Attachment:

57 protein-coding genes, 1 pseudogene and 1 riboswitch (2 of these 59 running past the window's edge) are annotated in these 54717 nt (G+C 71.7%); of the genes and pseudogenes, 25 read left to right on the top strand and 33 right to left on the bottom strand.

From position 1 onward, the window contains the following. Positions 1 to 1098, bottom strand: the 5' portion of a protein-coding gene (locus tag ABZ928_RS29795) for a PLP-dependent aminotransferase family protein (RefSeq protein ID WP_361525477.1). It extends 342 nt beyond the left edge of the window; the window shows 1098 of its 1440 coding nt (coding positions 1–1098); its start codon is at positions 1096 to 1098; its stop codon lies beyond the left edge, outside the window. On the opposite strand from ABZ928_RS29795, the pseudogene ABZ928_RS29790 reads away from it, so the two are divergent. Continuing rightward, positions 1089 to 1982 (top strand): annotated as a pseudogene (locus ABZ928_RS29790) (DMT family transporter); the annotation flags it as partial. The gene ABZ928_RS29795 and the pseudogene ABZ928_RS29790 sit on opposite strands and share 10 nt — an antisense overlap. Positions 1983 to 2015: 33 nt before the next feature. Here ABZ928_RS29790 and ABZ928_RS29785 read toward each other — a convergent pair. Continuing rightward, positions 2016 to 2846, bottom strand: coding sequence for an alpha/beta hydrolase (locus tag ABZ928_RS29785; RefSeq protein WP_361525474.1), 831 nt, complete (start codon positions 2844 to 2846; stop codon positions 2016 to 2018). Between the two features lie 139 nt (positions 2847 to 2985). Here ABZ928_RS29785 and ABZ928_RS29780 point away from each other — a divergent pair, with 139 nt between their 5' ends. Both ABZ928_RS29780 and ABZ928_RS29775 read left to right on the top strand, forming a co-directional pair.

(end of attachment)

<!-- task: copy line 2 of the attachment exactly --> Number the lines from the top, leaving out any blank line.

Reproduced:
From position 1 onward, the window contains the following. Positions 1 to 1098, bottom strand: the 5' portion of a protein-coding gene (locus tag ABZ928_RS29795) for a PLP-dependent aminotransferase family protein (RefSeq protein ID WP_361525477.1). It extends 342 nt beyond the left edge of the window; the window shows 1098 of its 1440 coding nt (coding positions 1–1098); its start codon is at positions 1096 to 1098; its stop codon lies beyond the left edge, outside the window. On the opposite strand from ABZ928_RS29795, the pseudogene ABZ928_RS29790 reads away from it, so the two are divergent. Continuing rightward, positions 1089 to 1982 (top strand): annotated as a pseudogene (locus ABZ928_RS29790) (DMT family transporter); the annotation flags it as partial. The gene ABZ928_RS29795 and the pseudogene ABZ928_RS29790 sit on opposite strands and share 10 nt — an antisense overlap. Positions 1983 to 2015: 33 nt before the next feature. Here ABZ928_RS29790 and ABZ928_RS29785 read toward each other — a convergent pair. Continuing rightward, positions 2016 to 2846, bottom strand: coding sequence for an alpha/beta hydrolase (locus tag ABZ928_RS29785; RefSeq protein WP_361525474.1), 831 nt, complete (start codon positions 2844 to 2846; stop codon positions 2016 to 2018). Between the two features lie 139 nt (positions 2847 to 2985). Here ABZ928_RS29785 and ABZ928_RS29780 point away from each other — a divergent pair, with 139 nt between their 5' ends. Both ABZ928_RS29780 and ABZ928_RS29775 read left to right on the top strand, forming a co-directional pair.